A major project to rejuvenate Wales’ largest ancient woodland has won a prestigious award.
The project – a joint initiative between Natural Resources Wales (NRW) and the Woodland Trust (Coed Cadw) – will make Wentwood forest near Newport an even better place for people, wildlife and the local economy.
This will create a network of forest conservation projects across the Commonwealth conserving indigenous forests for future generations and helping to address climate change.
Now it has been accredited under the Queen’s Commonwealth Canopy (QCC) initiative.
QCC projects must demonstrate sustainable forest conservation practices and encourage local people to help manage the project where possible.
Wentwood forest’s location close to Newport means it is an important community woodland enjoyed by people for recreation, is a haven for wildlife and a sustainably managed source of timber.
NRW and the Woodland Trust (Coed Cadw) will work with stakeholders and the local community to explore opportunities that will generate more well-being benefits.
These could include for example recreational activities such as horse-riding & cycling, improving access, and using Wentwood as an open space to improve people’s mental health and well-being.
Wentwood has a long history of conifer planting dating back to the 1800s.
It is now a combination of commercial conifer forest and ancient native woodland.
The challenge now is to restore Wentwood to a more natural state, gradually removing the conifers and converting it back to native broadleaves.
This will recreate, enhance and then conserve a native woodland supporting a range of species and ecosystem services.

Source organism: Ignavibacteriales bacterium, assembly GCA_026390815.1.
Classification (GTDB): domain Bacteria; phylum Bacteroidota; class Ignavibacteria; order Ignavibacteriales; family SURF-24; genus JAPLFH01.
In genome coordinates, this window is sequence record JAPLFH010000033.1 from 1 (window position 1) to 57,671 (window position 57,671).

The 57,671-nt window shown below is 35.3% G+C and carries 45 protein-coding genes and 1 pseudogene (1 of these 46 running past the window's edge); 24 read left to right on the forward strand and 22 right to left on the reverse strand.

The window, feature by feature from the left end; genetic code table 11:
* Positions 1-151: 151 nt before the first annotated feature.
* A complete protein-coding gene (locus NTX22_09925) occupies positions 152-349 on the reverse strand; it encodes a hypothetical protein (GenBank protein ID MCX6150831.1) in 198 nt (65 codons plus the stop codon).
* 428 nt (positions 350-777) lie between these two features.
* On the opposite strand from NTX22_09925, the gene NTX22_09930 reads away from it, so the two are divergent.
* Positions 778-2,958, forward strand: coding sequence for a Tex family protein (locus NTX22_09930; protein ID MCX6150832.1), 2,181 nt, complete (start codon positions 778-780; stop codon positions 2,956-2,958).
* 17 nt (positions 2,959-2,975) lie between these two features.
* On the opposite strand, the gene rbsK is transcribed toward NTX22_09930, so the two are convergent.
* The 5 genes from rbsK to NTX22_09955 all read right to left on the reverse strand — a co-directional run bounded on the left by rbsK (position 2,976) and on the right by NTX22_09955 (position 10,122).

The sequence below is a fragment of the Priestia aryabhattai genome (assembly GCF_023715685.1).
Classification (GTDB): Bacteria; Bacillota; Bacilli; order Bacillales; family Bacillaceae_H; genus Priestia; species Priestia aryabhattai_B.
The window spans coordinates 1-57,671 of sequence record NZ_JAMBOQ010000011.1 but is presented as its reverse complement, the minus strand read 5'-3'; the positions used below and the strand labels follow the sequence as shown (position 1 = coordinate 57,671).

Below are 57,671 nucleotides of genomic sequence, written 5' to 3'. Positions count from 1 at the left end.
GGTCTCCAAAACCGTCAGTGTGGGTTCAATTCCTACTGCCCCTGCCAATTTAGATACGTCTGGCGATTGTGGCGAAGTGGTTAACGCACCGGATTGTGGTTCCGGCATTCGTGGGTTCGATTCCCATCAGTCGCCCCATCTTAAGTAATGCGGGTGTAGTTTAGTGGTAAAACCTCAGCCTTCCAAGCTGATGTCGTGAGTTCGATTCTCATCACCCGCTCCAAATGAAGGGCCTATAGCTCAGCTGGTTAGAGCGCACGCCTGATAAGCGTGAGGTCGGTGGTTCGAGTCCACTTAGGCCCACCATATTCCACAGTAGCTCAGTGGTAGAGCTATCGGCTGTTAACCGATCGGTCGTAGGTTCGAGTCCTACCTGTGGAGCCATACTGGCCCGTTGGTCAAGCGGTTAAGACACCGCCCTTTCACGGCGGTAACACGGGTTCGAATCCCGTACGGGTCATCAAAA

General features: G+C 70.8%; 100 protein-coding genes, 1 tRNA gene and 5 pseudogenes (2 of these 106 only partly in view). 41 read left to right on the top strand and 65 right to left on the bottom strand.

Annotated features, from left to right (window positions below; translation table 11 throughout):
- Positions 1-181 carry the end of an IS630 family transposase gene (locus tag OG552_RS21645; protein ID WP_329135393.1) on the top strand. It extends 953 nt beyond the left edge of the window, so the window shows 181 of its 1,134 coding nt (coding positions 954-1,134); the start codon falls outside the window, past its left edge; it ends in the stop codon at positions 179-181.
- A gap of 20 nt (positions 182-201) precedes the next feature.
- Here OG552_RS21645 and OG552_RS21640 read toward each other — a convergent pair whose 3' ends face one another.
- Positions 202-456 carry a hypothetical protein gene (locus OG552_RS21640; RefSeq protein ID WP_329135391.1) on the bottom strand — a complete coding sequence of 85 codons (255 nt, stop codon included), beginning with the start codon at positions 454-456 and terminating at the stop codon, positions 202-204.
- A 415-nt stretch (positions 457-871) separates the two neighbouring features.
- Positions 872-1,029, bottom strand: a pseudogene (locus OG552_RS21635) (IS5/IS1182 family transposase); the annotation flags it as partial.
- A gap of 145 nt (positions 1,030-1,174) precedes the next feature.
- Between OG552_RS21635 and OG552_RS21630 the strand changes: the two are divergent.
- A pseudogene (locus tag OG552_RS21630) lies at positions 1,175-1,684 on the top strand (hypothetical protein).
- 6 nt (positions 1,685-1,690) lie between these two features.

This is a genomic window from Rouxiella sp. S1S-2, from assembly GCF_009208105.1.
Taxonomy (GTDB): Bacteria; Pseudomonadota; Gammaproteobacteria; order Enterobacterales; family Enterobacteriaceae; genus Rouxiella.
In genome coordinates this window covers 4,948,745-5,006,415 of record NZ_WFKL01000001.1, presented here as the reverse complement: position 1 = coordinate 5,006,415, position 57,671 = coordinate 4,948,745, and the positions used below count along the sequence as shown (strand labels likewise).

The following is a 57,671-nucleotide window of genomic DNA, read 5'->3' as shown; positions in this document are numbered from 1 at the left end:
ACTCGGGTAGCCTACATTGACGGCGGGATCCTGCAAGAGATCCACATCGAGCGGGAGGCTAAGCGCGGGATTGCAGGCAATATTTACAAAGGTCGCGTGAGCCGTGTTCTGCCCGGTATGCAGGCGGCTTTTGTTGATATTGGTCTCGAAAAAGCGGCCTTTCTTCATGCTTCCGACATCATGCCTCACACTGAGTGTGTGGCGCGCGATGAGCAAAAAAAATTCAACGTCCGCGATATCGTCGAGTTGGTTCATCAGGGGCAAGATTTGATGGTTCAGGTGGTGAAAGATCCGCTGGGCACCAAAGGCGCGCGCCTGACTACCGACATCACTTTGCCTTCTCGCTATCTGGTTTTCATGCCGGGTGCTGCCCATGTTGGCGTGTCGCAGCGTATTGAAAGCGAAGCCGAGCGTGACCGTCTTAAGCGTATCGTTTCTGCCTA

The project at Wentwood is exceptional because it is one of the largest examples of its type Britain, and the largest in Wales, covering 1,000 hectares.
Diane McCrea, Chair of Natural Resources Wales said:
“In partnership with the Woodland Trust, this is an excellent example of our collaborative approach to pursue the sustainable management of natural resources.
“We are committed to restoring Wentwood to a more natural state.
”Working with the local community and others, will make it more resilient to climate change, pests and diseases.
“And it will also enhance a much-loved area of woodland that generates many well-being benefits, supporting opportunities for recreation, access, education and learning.”
Natalie Buttriss, who has just taken up the post of Director of Wales for the Woodland Trust, said:
“We’re immensely proud to be the custodians of a significant part of Wales’ largest remaining ancient forest, thanks to the generosity of our supporters.
“Since we bought the site it’s been our aim to gradually restore it to its former, broad-leaved glory and to demonstrate the benefits of doing this.
“That’s why I’m so delighted that we’re working with NRW on a landscape scale to restore Wentwood and that the project has been accredited to The Queen’s Commonwealth Canopy.
“Together, we can achieve a lot more than either of us could do alone.”
Wentwood supports a wide range of flora and fauna, including birds such as nightjars, wood warblers and spotted flycatchers, mammals such as dormice and fallow deer, and flora such as wild daffodils, wood sorrel and bluebells.
Restoring this ancient woodland will help it continue to contribute to the economic, social and cultural well-being of Wales, now and for future generations.
With its newly acquired status, Wentwood joins forests from across the Commonwealth, from Canada to Australia and the Seychelles, under the umbrella of the QCC.
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